688 Sherbrooke 1279/1285

Location

688 Sherbrooke

Capacity

24 students per room, with breakout rooms

Alignment with Principles for Designing Teaching and Learning Spaces

Academic Challenge

  • Layout: Work surfaces for notebooks, laptops, and textbooks: large, shared tables
  • Furniture: Comfortable furniture: adjustable, ergonomically approved chairs
  • Technologies: Access to infrastructure: power for student laptops, networked printing, 1:1 laptops for students at tables; access to resources: LMS, internet (via lab-provided or personal laptops)
  • Lighting / colour: Appropriate overhead and natural lighting for individual work

Learning with Peers

  • Layout: Promotes face-to-face communication: oblong tables encourage students to communicate with one another in groups of up to 6; individuals can move about easily, and sight lines are unobstructed.
  • Furniture: Flexible seating (chairs on wheels)
  • Technologies: Shared workspaces (writable walls throughout the room, each table has its own screen to work on); low-tech videoconferencing via an installed camera that permits bridging to another location with Skype, Adobe Connect, etc. allows student to interact with external participants (1279).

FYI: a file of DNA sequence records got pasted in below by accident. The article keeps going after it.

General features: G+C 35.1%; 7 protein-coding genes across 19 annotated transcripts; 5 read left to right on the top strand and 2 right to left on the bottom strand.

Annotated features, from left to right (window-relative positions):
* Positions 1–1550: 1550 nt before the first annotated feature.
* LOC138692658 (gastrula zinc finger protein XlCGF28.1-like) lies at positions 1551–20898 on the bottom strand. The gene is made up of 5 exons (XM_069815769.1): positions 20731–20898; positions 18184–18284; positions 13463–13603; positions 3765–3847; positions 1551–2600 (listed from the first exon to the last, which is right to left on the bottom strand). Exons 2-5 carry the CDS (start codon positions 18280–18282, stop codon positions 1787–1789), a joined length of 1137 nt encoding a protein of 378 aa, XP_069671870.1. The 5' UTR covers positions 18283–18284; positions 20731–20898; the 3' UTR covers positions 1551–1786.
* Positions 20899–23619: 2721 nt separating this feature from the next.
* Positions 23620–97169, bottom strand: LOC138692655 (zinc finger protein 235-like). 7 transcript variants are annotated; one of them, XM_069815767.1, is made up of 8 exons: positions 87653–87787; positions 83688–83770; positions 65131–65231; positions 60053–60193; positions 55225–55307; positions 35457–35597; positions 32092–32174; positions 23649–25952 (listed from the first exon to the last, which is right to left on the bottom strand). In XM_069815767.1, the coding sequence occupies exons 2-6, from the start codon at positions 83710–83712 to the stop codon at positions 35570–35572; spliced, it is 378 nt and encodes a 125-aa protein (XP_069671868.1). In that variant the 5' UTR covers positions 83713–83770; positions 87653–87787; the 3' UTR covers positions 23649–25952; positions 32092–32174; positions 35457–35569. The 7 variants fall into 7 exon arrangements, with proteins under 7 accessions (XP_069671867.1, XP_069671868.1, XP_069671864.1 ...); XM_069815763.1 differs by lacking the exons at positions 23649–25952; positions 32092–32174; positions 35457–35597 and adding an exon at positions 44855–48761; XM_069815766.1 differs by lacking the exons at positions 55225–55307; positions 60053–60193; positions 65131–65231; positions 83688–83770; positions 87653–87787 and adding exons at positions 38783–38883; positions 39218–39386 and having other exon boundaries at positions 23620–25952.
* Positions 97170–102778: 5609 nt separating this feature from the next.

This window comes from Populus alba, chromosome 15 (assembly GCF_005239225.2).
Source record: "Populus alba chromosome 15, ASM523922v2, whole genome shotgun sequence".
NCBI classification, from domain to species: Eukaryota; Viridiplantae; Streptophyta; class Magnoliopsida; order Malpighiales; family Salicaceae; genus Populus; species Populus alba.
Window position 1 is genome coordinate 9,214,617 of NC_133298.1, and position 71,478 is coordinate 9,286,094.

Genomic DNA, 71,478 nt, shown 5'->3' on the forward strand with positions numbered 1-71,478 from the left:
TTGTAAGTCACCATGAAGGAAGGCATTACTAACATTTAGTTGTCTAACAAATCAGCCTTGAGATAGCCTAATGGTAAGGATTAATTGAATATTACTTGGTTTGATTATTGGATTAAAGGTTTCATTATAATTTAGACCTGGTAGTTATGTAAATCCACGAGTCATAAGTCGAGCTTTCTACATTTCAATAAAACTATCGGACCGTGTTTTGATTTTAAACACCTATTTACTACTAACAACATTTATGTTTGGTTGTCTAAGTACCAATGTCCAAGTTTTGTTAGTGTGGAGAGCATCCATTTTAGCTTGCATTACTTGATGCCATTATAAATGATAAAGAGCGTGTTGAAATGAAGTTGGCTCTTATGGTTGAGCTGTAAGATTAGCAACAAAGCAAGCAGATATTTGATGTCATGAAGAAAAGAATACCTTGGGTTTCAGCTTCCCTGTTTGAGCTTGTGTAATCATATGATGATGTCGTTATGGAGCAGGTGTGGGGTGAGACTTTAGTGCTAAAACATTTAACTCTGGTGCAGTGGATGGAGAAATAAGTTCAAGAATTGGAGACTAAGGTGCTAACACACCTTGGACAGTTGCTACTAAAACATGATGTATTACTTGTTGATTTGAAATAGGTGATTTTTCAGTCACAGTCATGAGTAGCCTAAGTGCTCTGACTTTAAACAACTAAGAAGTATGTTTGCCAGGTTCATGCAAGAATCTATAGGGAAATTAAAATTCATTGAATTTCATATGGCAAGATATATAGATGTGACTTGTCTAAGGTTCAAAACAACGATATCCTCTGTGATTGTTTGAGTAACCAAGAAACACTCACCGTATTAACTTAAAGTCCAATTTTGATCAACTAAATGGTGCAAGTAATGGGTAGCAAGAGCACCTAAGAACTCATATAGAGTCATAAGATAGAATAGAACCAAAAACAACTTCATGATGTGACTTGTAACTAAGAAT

• Acoustics: Sound zones support multiple simultaneous conversations at student tables.
  • Lighting/colour: Appropriate overhead and natural lighting for individual and group work

Experiences with Faculty

  • Layout: Easy access to all students: Instructor can easily move around the room with a small mobile podium and can circulate from table to table.
  • The small podium does not interfere with sightlines, movement and interaction, while a wall shelf provides extra space for instructional materials. Mobile chairs support different teaching strategies (e.g., group work in various sizes, student presentations, etc.).
  • Technologies: Dual-source projection and multiple classroom technology sources (instructor computer, document camera, lab laptops, Smartboard) and multiple screens permit simultaneous display of different learning materials.
  • Acoustics: Sound zones support multiple simultaneous conversations.
  • Lighting/colour: Different lighting patterns support multiple types of teaching tasks. 

Campus Environment

  • University standards applied, including natural light, and sustainable building practices
  • Designed for all populations using the space, with natural light, plenty of room to circulate among tables and standardized room controls that allow instructors to become familiar with a system used in multiple classrooms;  storage for student outerwear
  • Active Learning Classrooms are part of a vision for campus learning spaces.

High-Impact Practices (HIPs)

  • Both physical and virtual affordances help maximize HIPs for student learning within and beyond this classroom.  

IT instructions

 

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McGill University is located on land which has long served as a site of meeting and exchange amongst Indigenous peoples, including the Haudenosaunee and Anishinabeg nations. McGill honours, recognizes and respects these nations as the traditional stewards of the lands and waters on which we meet today.